The more inheritance you leave behind, the more tax your heirs will have to pay after your death. Save them the trouble by saving on inheritance tax every year.
You need to make a valuation of your estate to know the amount of inheritance tax your heirs need to pay. The good news is that you can reduce this tax through certain methods.
One option to save on inheritance tax is through gifts.
Plan Estate to Save Inheritance Tax
When you do estate planning, you will make an assessment of your total assets, money, property, and possessions. Inheritance tax will be calculated on the value of your estate.
This will also let you assess the ways you may save on inheritance tax.
Save Inheritance Tax through Gifts
Inheritance tax may have to be paid on some gifts after your death depending on
- The recipient of the gift and their relationship with you.
- The value of the gift.
- The time of gifting.
We’ll get into these in detail in this blog but first, look at the basics.
1. What is a gift?
You may give gifts to save on inheritance tax in the form of
- Household and personal items like jewellery and furniture
- House and land
- Stocks and shares
- Money lost if you sell an asset cheap to a family member
Which gifts are exempt from tax?
Gifts given to spouses and civil partners are exempt from inheritance tax. There is no limit to the gifts they can receive as long as they
- Reside in the UK permanently
- Are legally married or in civil partnership with you
Gifts given to charities and political parties are exempt from inheritance tax as well.
The tax year in the UK is from April 6 to April 5 the next year. Every year you can give away some possessions that would be exempted from inheritance tax.
You can gift £3,000 every tax year to prevent it from being added to the value of your estate.
Any gifts given in the last 7 years from the time of death are considered within this parameter and are exempt from tax.
Weddings and Partnerships
You can give tax-free gifts to someone who is getting married or starting a civil partnership, up to
- £5,000 to children
- £2,500 to grandchildren or great-grandchildren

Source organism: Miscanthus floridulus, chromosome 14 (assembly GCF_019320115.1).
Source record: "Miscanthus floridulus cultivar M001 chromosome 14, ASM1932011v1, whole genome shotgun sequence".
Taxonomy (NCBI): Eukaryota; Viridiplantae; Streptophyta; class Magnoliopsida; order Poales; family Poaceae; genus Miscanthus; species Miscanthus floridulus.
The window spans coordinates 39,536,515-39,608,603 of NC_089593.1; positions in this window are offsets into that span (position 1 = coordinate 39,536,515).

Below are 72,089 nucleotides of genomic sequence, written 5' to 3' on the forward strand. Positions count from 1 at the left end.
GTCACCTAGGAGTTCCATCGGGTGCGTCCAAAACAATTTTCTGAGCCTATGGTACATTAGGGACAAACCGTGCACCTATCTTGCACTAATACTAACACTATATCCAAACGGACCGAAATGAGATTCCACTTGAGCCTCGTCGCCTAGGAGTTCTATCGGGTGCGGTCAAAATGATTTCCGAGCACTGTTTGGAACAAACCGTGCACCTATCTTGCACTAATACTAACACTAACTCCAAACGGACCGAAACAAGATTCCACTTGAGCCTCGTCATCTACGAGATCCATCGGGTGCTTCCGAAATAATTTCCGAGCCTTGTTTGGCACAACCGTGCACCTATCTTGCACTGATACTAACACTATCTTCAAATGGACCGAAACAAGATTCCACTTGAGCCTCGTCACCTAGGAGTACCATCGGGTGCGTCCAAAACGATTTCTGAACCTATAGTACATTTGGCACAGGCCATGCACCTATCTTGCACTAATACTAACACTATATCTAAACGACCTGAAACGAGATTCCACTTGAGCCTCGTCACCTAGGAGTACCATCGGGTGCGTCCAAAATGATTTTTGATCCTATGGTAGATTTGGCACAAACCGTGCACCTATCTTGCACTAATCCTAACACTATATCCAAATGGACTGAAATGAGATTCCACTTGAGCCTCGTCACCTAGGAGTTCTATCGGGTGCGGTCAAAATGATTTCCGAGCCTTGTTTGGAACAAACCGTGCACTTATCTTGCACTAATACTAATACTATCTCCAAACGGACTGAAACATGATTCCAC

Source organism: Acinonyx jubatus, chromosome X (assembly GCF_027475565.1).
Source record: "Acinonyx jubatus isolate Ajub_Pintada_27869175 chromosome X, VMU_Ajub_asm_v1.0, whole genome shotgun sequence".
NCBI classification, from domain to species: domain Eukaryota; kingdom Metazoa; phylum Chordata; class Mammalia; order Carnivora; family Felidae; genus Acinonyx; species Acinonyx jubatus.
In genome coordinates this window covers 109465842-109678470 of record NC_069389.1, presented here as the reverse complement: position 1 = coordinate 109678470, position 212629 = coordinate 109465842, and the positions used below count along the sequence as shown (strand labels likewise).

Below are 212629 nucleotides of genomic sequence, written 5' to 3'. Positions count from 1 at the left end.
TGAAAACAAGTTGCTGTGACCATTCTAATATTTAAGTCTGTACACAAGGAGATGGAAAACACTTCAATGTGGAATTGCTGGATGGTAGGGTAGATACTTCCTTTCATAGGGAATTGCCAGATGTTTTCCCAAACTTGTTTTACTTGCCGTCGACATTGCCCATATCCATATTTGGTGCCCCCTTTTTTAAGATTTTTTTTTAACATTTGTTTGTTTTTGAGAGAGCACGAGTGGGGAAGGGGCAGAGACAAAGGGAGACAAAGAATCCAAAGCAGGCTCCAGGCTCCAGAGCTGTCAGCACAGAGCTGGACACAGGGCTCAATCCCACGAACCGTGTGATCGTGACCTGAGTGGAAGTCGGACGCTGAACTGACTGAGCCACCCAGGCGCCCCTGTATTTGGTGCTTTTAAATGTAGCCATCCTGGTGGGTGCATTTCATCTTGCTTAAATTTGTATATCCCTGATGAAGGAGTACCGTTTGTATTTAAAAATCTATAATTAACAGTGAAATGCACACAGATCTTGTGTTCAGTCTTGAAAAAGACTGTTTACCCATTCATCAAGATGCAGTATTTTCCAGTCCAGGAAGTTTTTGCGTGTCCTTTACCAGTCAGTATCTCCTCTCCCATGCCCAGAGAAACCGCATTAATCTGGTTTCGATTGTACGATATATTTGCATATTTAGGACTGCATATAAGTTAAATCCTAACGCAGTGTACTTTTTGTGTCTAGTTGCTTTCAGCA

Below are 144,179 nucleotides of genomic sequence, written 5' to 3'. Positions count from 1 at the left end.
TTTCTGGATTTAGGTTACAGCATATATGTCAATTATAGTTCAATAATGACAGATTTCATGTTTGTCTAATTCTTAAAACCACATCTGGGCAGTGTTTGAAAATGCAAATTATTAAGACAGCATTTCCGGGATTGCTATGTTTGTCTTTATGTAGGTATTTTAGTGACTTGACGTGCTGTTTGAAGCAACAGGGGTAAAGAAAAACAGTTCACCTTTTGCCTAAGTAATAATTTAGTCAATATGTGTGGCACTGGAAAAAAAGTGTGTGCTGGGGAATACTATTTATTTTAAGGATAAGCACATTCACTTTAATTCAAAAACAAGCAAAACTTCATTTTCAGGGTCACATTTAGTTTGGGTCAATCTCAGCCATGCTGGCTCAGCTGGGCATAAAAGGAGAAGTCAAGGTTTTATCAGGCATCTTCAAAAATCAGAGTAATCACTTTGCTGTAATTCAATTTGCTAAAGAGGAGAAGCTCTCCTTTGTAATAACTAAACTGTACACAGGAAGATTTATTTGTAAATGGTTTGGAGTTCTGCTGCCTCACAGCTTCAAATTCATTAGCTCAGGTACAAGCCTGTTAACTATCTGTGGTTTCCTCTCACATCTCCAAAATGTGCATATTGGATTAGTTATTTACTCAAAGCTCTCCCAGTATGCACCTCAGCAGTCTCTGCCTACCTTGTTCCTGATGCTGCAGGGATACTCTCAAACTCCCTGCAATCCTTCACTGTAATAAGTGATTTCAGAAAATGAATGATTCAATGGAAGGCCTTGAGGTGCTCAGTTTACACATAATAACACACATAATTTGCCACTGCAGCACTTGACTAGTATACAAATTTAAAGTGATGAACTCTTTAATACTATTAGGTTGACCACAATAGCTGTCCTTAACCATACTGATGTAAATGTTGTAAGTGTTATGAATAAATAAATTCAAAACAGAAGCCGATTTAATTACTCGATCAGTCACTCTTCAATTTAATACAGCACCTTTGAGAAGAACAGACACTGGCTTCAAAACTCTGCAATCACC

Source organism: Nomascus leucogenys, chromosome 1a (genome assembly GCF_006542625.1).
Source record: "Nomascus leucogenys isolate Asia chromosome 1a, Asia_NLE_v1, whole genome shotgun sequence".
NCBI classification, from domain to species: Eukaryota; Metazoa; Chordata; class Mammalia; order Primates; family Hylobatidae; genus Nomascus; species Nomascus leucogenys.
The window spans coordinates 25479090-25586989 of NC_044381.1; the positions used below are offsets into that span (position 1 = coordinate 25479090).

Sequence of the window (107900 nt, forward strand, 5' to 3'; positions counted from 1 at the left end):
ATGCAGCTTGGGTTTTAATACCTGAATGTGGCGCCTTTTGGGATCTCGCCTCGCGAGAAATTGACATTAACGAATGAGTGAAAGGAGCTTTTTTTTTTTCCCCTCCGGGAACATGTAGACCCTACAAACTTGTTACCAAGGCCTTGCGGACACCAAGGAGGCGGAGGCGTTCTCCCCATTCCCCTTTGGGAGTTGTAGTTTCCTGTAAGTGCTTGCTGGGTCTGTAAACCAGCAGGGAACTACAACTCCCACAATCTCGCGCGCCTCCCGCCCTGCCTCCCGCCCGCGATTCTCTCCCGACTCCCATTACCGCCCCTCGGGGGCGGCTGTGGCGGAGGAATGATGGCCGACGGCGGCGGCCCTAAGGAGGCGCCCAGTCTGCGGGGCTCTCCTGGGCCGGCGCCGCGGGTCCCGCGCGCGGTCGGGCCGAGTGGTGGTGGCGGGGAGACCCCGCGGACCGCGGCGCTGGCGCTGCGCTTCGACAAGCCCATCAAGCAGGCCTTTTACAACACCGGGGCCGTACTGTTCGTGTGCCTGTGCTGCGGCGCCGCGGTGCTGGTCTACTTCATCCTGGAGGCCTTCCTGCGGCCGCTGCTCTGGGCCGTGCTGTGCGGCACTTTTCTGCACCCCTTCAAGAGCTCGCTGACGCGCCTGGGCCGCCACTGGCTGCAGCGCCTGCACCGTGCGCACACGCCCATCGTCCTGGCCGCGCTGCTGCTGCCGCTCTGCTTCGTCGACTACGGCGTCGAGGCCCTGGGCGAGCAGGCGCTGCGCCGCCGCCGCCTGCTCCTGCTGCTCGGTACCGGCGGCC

- £1,000 to another person.
If you want to give more gifts to one person, combine the wedding allowance with others (like the annual exception allowance).
If you want to make regular payments to someone (rent for children, financial support for the elderly) to help with their living costs, there is no limit. But you need to –
- Afford these payments after meeting your own monthly living costs
- Pay from regular monthly income
These regular payments are, of course, tax-free.
The 7 Year Rule of Saving Inheritance Tax on Gifts in the UK
There is no inheritance tax due on the gifts you have given in the last 7 years from the date of death.
In case the gift is taxable, it will be taxed depending on the date the gift was given. For example – Gifts are given in the last 3 years before your death are taxed at 40%. Gifts given 3 to 7 years before your death are taxed on a scale called ‘taper relief.’
The Taper Relief Scale
|Years between gift and death||Rate of tax on the gift|
|3 to 4 years||32%|
|4 to 5 years||24%|
|5 to 6 years||16%|
|6 to 7 years||8%|
|7 or more||0%|
The Bottom Line
If you have given more than £325,000 worth of gifts in the last 7 years before your death, all the recipients would need to pay inheritance tax on their gifts.
Estate planning is tough, but never fear when there are experts to help! You have the option of taking help and getting someone else to do it for you. Enlist the help of trusted estate planning and inheritance tax advisers. We will help you save the maximum on inheritance tax.